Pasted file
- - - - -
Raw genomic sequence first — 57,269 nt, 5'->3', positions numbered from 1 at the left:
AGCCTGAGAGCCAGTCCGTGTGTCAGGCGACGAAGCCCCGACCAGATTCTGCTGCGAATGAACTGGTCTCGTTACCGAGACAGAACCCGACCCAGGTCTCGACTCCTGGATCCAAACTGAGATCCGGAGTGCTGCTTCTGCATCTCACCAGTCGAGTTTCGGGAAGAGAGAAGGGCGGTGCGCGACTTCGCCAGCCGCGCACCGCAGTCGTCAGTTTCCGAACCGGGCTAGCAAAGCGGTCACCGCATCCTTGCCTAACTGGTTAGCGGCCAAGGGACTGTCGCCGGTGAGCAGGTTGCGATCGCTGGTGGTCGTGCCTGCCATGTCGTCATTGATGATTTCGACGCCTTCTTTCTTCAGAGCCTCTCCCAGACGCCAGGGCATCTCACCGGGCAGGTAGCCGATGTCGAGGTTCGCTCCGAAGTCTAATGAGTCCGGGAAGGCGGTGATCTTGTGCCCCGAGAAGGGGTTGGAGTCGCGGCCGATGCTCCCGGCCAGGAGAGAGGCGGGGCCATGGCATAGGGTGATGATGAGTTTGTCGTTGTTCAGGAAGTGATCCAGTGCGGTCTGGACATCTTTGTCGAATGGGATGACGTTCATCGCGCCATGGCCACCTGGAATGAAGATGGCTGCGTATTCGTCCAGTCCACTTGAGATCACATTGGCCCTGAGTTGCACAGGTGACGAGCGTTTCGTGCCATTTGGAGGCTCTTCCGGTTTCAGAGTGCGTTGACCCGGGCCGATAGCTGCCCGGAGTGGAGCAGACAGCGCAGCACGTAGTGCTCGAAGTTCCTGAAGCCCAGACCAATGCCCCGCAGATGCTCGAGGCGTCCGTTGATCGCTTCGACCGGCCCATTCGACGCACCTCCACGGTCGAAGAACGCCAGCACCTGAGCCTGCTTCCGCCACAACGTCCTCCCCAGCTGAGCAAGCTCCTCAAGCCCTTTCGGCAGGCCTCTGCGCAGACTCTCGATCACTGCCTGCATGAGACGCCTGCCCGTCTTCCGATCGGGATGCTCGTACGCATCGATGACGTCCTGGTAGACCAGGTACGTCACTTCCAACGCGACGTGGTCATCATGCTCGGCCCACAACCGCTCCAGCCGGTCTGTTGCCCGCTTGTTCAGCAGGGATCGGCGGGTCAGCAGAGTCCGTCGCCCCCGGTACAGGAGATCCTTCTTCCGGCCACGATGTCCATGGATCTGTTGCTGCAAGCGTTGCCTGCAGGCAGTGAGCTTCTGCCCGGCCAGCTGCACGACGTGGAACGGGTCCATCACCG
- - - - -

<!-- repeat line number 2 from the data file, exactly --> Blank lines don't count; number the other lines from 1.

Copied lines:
AGCCTGAGAGCCAGTCCGTGTGTCAGGCGACGAAGCCCCGACCAGATTCTGCTGCGAATGAACTGGTCTCGTTACCGAGACAGAACCCGACCCAGGTCTCGACTCCTGGATCCAAACTGAGATCCGGAGTGCTGCTTCTGCATCTCACCAGTCGAGTTTCGGGAAGAGAGAAGGGCGGTGCGCGACTTCGCCAGCCGCGCACCGCAGTCGTCAGTTTCCGAACCGGGCTAGCAAAGCGGTCACCGCATCCTTGCCTAACTGGTTAGCGGCCAAGGGACTGTCGCCGGTGAGCAGGTTGCGATCGCTGGTGGTCGTGCCTGCCATGTCGTCATTGATGATTTCGACGCCTTCTTTCTTCAGAGCCTCTCCCAGACGCCAGGGCATCTCACCGGGCAGGTAGCCGATGTCGAGGTTCGCTCCGAAGTCTAATGAGTCCGGGAAGGCGGTGATCTTGTGCCCCGAGAAGGGGTTGGAGTCGCGGCCGATGCTCCCGGCCAGGAGAGAGGCGGGGCCATGGCATAGGGTGATGATGAGTTTGTCGTTGTTCAGGAAGTGATCCAGTGCGGTCTGGACATCTTTGTCGAATGGGATGACGTTCATCGCGCCATGGCCACCTGGAATGAAGATGGCTGCGTATTCGTCCAGTCCACTTGAGATCACATTGGCCCTGAGTTGCACAGGTGACGAGCGTTTCGTGCCATTTGGAGGCTCTTCCGGTTTCAGAGTGCGTTGACCCGGGCCGATAGCTGCCCGGAGTGGAGCAGACAGCGCAGCACGTAGTGCTCGAAGTTCCTGAAGCCCAGACCAATGCCCCGCAGATGCTCGAGGCGTCCGTTGATCGCTTCGACCGGCCCATTCGACGCACCTCCACGGTCGAAGAACGCCAGCACCTGAGCCTGCTTCCGCCACAACGTCCTCCCCAGCTGAGCAAGCTCCTCAAGCCCTTTCGGCAGGCCTCTGCGCAGACTCTCGATCACTGCCTGCATGAGACGCCTGCCCGTCTTCCGATCGGGATGCTCGTACGCATCGATGACGTCCTGGTAGACCAGGTACGTCACTTCCAACGCGACGTGGTCATCATGCTCGGCCCACAACCGCTCCAGCCGGTCTGTTGCCCGCTTGTTCAGCAGGGATCGGCGGGTCAGCAGAGTCCGTCGCCCCCGGTACAGGAGATCCTTCTTCCGGCCACGATGTCCATGGATCTGTTGCTGCAAGCGTTGCCTGCAGGCAGTGAGCTTCTGCCCGGCCAGCTGCACGACGTGGAACGGGTCCATCACCG